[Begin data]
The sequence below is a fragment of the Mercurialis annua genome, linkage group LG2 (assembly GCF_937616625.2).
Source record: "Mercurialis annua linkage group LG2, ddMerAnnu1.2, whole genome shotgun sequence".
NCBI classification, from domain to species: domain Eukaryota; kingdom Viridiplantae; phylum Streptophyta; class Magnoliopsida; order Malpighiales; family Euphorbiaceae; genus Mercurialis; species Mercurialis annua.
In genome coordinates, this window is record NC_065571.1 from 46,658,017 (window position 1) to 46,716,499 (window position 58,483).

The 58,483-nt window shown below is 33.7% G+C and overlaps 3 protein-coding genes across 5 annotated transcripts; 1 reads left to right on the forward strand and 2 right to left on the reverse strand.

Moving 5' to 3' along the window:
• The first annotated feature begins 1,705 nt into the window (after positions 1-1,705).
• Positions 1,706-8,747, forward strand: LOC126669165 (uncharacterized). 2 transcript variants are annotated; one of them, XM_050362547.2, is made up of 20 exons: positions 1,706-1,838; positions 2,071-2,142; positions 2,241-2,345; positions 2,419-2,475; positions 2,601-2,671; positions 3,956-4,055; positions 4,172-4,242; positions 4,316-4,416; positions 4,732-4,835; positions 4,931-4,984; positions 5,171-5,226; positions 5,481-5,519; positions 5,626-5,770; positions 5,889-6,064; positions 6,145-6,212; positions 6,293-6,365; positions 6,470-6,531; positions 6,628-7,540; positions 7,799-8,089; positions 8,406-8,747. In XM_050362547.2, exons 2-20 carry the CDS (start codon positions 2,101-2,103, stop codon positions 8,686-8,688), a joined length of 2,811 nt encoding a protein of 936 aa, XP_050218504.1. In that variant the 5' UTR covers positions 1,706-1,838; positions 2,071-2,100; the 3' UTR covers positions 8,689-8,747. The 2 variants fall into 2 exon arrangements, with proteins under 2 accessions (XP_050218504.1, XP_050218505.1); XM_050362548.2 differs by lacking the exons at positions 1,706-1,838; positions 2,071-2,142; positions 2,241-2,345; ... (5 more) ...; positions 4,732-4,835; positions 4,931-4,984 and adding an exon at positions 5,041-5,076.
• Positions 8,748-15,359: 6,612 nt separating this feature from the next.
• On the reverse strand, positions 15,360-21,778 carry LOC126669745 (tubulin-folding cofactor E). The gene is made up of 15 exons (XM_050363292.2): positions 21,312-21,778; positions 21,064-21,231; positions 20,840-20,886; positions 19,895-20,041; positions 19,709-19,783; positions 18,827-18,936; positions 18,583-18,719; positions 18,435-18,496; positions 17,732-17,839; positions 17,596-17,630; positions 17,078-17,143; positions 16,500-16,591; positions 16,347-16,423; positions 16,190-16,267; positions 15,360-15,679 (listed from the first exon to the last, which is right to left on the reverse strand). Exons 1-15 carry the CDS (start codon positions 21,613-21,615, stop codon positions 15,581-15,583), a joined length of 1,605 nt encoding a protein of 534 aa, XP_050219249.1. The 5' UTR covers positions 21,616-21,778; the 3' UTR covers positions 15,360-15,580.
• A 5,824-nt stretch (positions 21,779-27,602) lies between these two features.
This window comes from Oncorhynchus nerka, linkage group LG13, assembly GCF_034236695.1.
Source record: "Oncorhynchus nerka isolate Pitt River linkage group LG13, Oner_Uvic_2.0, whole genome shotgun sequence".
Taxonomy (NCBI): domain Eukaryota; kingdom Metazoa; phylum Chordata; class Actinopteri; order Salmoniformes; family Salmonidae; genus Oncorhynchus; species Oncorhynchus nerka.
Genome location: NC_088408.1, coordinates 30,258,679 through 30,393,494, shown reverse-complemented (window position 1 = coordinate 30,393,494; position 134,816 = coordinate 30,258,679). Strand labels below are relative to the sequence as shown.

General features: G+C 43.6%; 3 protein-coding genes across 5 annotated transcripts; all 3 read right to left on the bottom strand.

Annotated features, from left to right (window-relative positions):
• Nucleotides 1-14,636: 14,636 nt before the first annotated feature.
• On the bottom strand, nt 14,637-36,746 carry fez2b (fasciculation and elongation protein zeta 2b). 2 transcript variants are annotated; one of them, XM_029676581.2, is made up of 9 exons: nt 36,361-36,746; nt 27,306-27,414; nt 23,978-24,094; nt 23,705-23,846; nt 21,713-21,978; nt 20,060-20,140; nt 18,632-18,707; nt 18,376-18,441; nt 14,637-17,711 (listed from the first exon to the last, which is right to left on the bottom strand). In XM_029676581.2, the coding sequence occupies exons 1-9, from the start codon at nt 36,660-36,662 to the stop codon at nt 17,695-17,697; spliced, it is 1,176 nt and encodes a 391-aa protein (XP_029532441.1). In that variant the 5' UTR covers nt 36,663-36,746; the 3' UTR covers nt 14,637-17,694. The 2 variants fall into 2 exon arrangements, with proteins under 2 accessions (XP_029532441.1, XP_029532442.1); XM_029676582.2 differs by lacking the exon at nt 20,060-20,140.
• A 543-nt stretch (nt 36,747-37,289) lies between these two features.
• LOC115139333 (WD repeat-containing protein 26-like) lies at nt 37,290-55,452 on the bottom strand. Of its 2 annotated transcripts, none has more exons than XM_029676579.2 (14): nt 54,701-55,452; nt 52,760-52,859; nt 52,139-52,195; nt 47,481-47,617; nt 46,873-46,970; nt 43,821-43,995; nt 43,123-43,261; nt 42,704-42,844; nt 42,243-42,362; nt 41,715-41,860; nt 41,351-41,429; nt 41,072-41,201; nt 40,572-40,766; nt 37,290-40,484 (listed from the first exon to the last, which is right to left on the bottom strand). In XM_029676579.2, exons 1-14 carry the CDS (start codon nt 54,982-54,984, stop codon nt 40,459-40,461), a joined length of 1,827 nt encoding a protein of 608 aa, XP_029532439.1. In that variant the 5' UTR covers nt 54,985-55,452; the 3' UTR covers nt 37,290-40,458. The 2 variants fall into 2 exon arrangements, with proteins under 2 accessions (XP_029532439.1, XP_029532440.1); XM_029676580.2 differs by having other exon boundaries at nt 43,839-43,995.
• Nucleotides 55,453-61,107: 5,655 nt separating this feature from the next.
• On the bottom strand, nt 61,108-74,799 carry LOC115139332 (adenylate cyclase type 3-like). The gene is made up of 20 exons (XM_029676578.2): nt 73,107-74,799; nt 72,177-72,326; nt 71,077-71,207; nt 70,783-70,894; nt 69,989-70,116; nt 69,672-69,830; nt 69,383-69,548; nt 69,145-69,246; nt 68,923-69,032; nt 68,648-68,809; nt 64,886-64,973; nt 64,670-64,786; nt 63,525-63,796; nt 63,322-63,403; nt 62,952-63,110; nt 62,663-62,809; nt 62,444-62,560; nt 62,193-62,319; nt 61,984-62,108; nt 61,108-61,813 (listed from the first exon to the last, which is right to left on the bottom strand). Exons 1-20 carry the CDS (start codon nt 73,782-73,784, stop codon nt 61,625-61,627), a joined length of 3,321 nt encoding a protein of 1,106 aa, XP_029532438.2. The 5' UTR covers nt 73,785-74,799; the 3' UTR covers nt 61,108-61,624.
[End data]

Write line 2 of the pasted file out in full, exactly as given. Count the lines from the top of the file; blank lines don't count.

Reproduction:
Source record: "Mercurialis annua linkage group LG2, ddMerAnnu1.2, whole genome shotgun sequence".